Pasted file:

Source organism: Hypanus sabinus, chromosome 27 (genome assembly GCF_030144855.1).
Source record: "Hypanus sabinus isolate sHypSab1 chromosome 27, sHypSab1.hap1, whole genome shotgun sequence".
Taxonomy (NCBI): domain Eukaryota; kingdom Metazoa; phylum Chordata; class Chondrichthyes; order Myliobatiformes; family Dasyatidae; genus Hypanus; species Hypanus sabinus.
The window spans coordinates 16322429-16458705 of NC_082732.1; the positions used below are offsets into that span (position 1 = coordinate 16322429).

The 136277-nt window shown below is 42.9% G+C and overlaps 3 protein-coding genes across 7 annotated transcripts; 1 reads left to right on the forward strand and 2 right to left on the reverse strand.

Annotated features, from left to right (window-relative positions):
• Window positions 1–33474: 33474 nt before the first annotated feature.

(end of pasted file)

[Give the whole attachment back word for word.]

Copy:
Source organism: Hypanus sabinus, chromosome 27 (genome assembly GCF_030144855.1).
Source record: "Hypanus sabinus isolate sHypSab1 chromosome 27, sHypSab1.hap1, whole genome shotgun sequence".
Taxonomy (NCBI): domain Eukaryota; kingdom Metazoa; phylum Chordata; class Chondrichthyes; order Myliobatiformes; family Dasyatidae; genus Hypanus; species Hypanus sabinus.
The window spans coordinates 16322429-16458705 of NC_082732.1; the positions used below are offsets into that span (position 1 = coordinate 16322429).

The 136277-nt window shown below is 42.9% G+C and overlaps 3 protein-coding genes across 7 annotated transcripts; 1 reads left to right on the forward strand and 2 right to left on the reverse strand.

Annotated features, from left to right (window-relative positions):
• Window positions 1–33474: 33474 nt before the first annotated feature.